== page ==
7. Bring all syrup ingredients to a boil in a saucepan, then cook for 3 minutes. Remove the lemon zest, orange zest, cinnamon stick, and pour the hot syrup evenly over the baklava. Let the baklava cool completely at room temperature for 8 hours (uncovered, to prevent sogginess). The results are even better if you let the flavors sit overnight until everything has melded. Enjoy!
http://www.fifteenspatulas.com/baklava/

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12 comments… add one

Leave a Comment

  • avatar Greg Vandeventer March 15, 2012, 4:07 pm

    These look so delicious!

    Reply
  • avatar Erin @ Dinners, Dishes, and Desserts March 15, 2012, 5:44 pm

    Looks wonderful. I have only had Baklava once in my life!

    Reply
  • avatar anne March 15, 2012, 8:00 pm

    The first time I’ve seen baklava was from the one of the British cooking show on location to Turkey . I found myself drooling when the man cut up this flaky baklava hahahha Your gorgeous creation deserves some serious drooling , too ! ;)

    Reply
  • avatar Mi Vida en un Dulce March 15, 2012, 8:38 pm

    ohhhh…baklava…even it’s so sweet I enjoy eating it. Never make at home because my husband doesn’t like nuts, no when a dessert has too much, like this one…ok, I have a very big list of what he doesnt’ like, sometimes I don’t mind of that list.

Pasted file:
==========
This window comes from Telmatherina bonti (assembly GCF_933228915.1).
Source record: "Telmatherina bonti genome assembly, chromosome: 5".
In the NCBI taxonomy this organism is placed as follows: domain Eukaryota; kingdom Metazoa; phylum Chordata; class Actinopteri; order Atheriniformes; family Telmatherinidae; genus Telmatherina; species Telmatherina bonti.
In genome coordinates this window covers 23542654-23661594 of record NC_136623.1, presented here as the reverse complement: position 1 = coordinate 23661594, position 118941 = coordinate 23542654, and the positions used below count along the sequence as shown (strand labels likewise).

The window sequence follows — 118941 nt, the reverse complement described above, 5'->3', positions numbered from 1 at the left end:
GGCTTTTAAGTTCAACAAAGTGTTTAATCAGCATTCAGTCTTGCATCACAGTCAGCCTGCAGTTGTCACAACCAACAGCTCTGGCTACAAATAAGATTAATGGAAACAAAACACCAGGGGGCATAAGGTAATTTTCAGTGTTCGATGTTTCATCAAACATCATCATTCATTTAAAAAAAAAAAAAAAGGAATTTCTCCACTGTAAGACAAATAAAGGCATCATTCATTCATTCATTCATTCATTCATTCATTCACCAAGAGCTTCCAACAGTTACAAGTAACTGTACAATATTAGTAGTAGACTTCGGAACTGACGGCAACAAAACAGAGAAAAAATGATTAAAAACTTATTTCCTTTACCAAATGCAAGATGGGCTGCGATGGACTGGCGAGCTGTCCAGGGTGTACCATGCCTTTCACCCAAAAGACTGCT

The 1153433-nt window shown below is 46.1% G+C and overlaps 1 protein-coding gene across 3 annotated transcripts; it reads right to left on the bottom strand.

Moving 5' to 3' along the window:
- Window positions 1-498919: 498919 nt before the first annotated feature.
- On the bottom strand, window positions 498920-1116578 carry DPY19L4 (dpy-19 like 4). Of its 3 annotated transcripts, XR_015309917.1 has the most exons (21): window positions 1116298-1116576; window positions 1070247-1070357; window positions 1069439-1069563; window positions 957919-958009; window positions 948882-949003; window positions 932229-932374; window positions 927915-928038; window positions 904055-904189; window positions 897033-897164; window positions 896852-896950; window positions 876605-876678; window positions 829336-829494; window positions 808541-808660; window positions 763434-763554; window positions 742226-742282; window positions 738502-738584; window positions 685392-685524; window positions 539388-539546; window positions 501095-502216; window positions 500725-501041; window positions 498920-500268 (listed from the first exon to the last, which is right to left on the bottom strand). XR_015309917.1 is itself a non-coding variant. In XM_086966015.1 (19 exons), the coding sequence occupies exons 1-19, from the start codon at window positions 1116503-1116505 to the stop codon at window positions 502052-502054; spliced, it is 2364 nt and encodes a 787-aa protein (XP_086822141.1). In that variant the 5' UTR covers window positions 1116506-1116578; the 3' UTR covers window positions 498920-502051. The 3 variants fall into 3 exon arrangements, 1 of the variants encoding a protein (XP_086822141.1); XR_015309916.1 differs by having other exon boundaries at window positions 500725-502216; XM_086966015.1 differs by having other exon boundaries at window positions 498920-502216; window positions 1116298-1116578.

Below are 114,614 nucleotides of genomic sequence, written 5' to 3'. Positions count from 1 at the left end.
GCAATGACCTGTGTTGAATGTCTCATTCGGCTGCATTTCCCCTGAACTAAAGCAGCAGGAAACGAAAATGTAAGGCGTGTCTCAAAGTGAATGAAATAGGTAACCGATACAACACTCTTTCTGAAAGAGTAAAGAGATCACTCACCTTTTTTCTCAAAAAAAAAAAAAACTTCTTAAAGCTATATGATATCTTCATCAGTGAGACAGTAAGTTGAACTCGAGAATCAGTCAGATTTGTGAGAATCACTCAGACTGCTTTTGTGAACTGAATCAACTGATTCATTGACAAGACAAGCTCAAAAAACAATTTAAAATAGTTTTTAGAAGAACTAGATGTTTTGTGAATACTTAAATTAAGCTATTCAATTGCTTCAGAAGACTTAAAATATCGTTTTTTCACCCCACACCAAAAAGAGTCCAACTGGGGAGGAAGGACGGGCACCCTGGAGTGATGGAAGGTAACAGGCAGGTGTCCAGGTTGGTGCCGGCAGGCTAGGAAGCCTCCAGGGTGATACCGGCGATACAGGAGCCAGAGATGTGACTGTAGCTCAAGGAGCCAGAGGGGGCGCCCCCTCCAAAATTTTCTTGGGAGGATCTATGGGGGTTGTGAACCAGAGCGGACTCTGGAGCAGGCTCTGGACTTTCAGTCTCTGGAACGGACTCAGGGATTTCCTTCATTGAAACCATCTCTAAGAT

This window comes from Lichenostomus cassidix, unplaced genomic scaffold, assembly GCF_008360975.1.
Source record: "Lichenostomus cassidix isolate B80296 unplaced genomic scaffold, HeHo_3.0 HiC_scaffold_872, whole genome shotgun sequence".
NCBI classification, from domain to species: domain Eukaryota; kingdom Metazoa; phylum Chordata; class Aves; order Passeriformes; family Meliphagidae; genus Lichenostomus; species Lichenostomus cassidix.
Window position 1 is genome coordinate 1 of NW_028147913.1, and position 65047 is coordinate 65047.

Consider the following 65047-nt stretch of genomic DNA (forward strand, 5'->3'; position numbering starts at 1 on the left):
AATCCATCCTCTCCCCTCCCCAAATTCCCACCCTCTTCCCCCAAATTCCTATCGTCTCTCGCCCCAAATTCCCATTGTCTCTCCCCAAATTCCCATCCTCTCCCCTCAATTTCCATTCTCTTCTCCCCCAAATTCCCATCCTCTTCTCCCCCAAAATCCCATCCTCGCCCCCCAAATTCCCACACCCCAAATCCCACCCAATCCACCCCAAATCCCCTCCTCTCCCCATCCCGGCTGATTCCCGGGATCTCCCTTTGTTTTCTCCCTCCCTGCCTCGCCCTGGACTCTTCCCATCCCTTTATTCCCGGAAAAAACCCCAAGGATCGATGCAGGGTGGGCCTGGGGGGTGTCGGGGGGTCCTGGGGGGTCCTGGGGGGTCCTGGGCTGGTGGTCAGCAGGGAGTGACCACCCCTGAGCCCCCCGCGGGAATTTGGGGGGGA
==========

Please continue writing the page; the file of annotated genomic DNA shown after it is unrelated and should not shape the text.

Reply
  • avatar Dee at Deelicious Sweets March 15, 2012, 9:52 pm

    I have never had Baklava! The way you described this recipe makes me want some right now! It sounds fabulous :)

    Reply
  • avatar Bloggy Writer March 15, 2012, 11:45 pm

    A superb way to cook. I have never had Bakhlava before, but your recipe and the tips are so helpful that I am surely going to make it and try.

    Reply
  • avatar sportsglutton March 16, 2012, 9:44 am

    For some reason I always find homemade baklava more appealing that anything bought from the store..I think because I know it’s fresh.

    Reply
  • avatar Magic of Spice March 17, 2012, 6:26 pm

    Baklava is something I have never tried to make myself…but this looks heavenly!

    Reply
  • avatar Raymund March 18, 2012, 3:41 am

    I suddenly missed my Jordanian colleague, he used to bring a lot of these at office. Yummy sweet treats

    Reply
  • avatar Martyna@WholesomeCook March 20, 2012, 1:20 am

    No you didn’t! It’s one of my favourite indulgences and although it may sound weird, I’ve recently added some pork to it and it was delicious too!

    Reply
  • avatar Emilia September 25, 2012, 10:15 am

    It looks very nice! We usually liberally butter each layer of phyllo, cut before baking, and use cloves in the syrup, but pretty much the same! I love my yiayia’s family recipe.

    Reply
  • avatar merve February 3, 2013, 3:39 pm

    its looks like delicious!! im from Turkey and usually Baklava made with walnuts and pistachio,try it. i know you will like it. I hope so, you can try it in Turkey! :)

    Reply